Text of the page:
The trade-off is heightened susceptibility to certain other viral infections, including West Nile Virus, tickborne encephalitis virus infection, hepatitis C, and one small study showed higher mortality from flu.
But genetic trade-offs are well known. The classic example is the protection against malaria in people who are carriers of sickle cell disease. They have enough sickled cells to keep out the parasite but not enough to give them anemia. Natural selection – a variation called balancing selection – maintains the mutation in the population as long as it provides an advantage.
Caution Wei and Nielsen in the new report:
[I]ntroduction of new or derived mutations in humans using CRISPR technology, or other methods for genetic engineering, comes with considerable risk even if the mutations provide a perceived advantage. In this case, the cost of resistance to HIV may be increased susceptibility to other, and perhaps more common, diseases.
Fortunately, studying the control of CRISPR predates harnessing it as a biotechnology.
In nature, CRISPR-Cas9 is a pair of short repeated DNA sequences that surround bits of DNA in bacteria that have come from infecting viruses. The cell transcribes RNA versions of the repeats and their hugged viral DNA.
Then, these “guide” RNAs patrol the bacterial genome, recognizing and binding inserted viral sequences, bringing in CRISPR-associated (Cas) proteins. The Cas part is an endonuclease – an enzyme that snips DNA from an interior site (not an end).
The CRISPR repeats provide versatility, the guide RNAs specificity, and the Cas the molecular scissors.
So CRISPR in a bacterium is an immune defense; in biotechnology, it’s a precision cutting tool. Nature has provided several variations on the CRISPR theme.
I’m not too worried about the feasibility of undoing CRISPR. A search of Google Scholar reveals an already rich literature of how to do it.
That’s not surprising, because molecular biologists have been investigating the intricate controls of genes turning on and off since the late 1950s. Just a few years after Watson and Crick deduced DNA structure and the genetic code was being deciphered, French researchers François Jacob and Jacques Monod described the first genetic control system, in bacteria.
Their unravelling of the “lac operon,” which would become a milestone in molecular biology, described a trio of genes and their controls that enable E. coli to break down the sugar lactose. The response is only triggered in the presence of the sugar; otherwise, the cell shuts it off.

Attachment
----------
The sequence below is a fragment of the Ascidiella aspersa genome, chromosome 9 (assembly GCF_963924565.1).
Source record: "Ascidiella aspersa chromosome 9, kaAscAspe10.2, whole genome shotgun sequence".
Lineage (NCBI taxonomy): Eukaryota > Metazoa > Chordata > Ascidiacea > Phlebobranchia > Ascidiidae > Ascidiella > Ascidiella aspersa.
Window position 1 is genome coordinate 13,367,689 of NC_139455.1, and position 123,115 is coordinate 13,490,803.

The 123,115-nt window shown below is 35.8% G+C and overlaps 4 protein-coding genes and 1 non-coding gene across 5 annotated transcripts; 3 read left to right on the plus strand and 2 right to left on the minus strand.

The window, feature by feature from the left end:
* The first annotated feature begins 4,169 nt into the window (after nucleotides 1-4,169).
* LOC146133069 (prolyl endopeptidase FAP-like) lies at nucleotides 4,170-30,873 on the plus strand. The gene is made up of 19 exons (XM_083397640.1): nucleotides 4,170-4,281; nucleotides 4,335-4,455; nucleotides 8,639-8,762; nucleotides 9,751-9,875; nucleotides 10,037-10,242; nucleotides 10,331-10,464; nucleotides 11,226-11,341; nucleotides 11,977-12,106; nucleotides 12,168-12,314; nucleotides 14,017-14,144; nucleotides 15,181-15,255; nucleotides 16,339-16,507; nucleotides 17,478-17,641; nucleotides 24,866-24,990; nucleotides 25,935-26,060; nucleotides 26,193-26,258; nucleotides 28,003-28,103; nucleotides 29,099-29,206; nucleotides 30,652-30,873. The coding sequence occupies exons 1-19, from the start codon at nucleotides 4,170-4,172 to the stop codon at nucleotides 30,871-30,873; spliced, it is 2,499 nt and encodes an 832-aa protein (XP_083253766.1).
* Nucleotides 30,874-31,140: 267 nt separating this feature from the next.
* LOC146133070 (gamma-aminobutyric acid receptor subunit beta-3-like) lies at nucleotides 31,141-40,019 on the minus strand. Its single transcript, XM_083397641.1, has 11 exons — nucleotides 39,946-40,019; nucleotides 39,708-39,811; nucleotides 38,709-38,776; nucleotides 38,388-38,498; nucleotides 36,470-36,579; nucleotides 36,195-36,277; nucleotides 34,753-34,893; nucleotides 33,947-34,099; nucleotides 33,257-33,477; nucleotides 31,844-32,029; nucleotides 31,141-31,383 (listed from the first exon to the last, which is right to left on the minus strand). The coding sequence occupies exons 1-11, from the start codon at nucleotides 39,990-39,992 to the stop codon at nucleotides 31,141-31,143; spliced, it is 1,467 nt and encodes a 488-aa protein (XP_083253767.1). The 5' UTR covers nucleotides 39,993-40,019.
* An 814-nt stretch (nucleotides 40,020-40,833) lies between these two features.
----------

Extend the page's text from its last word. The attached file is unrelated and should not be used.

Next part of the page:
Control of gene expression has been under intense investigation ever since. Finding ways to reverse CRISPR has been part of its evolution as a tool.
Several research groups have developed ways to turn off the endonuclease part (Cas9) with a small molecule or flash of light. A recent paper in Nature Communications from CRISPR co-inventor Jennifer Doudna’s team targets the guide RNA part with small molecules. And researchers are auditioning new DNA cutting enzymes.
The ability to shut CRISPR down is one reason why we need to go slowly in embracing the technology. Dr. He’s famed twins now have an increased risk of not reaching age 76. Although they won’t get their father’s HIV infection, they face a higher risk of mortality from certain other infections, and perhaps other, still unknown, vulnerabilities, now stitched into their genomes.
The experiment was premature, if not completely unnecessary. We must respect that nature is unpredictable and, sometimes, counterintuitive until we learn more. And we can never know if we know it all. That’s what science is all about, continuing questioning, and why “scientific proof” doesn’t exist.
Ricki Lewis is the GLP’s senior contributing writer focusing on gene therapy and gene editing. She has a PhD in genetics and is a genetic counselor, science writer and author of The Forever Fix: Gene Therapy and the Boy Who Saved It, the only popular book about gene therapy. BIO. Follow her at her website or Twitter @rickilewis